Central nervous system (CNS) immune activation is an important driver of neuronal injury during several neurodegenerative and neuroinflammatory diseases. During HIV infection, CNS immune activation is associated with high rates of neurocognitive impairment, even during sustained long-term suppressive antiretroviral therapy (ART). However, the cellular subsets that drive immune activation and neuronal damage in the CNS during HIV infection and other neurological conditions remain unknown, in part because CNS cells are difficult to access in living humans. Using single-cell RNA sequencing (scRNA-seq) on cerebrospinal fluid (CSF) and blood from adults with and without HIV, we identified a rare (<5% of cells) subset of myeloid cells that are found only in CSF and that present a gene expression signature that overlaps significantly with neurodegenerative disease–associated microglia. This highlights the power of scRNA-seq of CSF to identify rare CNS immune cell subsets that may perpetuate neuronal injury during HIV infection and other conditions.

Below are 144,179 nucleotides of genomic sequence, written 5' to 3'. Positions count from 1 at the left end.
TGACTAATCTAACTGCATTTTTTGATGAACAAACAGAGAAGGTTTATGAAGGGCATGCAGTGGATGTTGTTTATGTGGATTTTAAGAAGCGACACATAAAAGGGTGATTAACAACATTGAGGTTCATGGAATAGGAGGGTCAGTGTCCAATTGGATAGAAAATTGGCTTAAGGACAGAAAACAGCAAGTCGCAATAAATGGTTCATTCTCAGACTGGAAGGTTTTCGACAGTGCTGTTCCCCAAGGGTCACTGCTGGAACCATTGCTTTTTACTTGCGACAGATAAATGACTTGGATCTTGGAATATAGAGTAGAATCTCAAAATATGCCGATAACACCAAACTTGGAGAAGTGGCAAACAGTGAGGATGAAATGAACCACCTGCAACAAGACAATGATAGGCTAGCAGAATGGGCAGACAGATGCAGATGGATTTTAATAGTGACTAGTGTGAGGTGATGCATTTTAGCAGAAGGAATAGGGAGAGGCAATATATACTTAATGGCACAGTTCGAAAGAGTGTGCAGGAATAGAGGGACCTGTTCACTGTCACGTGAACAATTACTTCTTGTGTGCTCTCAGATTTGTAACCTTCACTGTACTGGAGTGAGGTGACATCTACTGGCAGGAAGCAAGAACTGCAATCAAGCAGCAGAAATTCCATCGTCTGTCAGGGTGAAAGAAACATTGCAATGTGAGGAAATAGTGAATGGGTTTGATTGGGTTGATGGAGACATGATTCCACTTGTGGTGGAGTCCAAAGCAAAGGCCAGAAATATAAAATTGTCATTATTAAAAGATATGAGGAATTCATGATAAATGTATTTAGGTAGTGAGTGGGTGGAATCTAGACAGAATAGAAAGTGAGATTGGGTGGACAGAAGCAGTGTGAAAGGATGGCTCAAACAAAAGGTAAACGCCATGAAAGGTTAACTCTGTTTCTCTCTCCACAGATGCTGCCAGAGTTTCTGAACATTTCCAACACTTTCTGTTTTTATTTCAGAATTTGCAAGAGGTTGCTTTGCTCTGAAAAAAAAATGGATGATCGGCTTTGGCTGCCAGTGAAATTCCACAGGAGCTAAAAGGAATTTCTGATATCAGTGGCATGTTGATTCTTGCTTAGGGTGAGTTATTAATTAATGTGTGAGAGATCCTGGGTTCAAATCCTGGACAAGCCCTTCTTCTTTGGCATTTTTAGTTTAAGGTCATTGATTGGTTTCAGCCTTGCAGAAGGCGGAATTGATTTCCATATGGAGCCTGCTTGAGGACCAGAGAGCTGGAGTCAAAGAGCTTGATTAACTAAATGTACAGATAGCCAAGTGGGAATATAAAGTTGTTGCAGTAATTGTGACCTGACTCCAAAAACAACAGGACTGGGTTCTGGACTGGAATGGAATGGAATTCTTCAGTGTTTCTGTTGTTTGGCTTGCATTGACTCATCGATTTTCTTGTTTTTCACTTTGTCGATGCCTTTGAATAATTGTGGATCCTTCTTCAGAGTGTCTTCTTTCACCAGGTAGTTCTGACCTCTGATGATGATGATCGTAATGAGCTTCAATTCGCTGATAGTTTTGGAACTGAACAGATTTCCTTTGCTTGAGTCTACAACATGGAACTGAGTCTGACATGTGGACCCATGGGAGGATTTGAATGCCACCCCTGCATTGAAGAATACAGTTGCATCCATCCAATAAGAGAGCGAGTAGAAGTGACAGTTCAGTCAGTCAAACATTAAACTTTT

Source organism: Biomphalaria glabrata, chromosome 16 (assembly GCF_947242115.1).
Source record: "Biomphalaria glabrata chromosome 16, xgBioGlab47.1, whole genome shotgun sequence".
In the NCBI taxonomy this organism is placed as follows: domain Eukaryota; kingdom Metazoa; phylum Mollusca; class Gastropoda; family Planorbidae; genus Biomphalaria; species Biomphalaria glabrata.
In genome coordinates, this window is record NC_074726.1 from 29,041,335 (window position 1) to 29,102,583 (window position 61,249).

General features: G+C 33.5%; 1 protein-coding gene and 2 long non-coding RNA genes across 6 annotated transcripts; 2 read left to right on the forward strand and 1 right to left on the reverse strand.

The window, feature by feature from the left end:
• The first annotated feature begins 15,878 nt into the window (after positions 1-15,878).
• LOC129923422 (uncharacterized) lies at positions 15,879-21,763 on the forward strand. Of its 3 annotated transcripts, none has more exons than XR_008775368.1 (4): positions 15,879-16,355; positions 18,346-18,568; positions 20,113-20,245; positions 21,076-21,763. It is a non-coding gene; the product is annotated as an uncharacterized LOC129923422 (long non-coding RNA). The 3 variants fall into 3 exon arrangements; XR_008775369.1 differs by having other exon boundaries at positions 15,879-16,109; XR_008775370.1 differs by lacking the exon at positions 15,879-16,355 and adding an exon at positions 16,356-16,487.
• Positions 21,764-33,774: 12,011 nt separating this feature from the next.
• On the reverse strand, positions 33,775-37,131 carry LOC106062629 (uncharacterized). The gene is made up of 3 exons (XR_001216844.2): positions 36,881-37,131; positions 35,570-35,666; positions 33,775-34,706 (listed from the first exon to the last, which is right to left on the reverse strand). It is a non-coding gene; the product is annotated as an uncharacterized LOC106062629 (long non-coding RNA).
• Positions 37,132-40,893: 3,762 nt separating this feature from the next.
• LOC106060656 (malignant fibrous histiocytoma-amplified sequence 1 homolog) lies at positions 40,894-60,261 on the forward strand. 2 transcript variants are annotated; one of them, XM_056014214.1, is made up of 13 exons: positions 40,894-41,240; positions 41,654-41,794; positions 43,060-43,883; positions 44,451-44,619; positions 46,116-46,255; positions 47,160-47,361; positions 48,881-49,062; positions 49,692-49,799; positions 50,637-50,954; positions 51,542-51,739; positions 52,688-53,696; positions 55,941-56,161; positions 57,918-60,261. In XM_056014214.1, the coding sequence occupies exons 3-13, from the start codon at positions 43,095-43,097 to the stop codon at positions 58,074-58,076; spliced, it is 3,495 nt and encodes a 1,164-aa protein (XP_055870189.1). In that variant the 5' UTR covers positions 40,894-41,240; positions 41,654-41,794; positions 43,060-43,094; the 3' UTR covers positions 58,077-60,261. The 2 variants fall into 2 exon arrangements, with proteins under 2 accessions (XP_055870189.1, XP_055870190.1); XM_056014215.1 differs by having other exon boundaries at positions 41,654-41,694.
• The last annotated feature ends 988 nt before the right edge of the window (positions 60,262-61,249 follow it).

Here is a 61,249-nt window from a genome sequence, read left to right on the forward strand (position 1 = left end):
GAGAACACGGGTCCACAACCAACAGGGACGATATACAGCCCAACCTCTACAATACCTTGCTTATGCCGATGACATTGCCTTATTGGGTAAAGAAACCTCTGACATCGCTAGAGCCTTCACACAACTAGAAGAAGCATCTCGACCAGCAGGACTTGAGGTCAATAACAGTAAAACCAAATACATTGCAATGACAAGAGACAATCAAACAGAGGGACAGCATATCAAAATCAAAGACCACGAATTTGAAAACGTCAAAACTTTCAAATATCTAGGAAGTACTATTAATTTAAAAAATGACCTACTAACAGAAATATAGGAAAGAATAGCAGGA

Shelli F. Farhadian, Sameet S. Mehta, Chrysoula Zografou, Kevin Robertson, Richard W. Price, Jenna Pappalardo, Jennifer Chiarella, David A. Hafler, Serena S. Spudich
Single-cell RNA sequencing reveals a disease-associated microglia-like cellular subset in cerebrospinal fluid.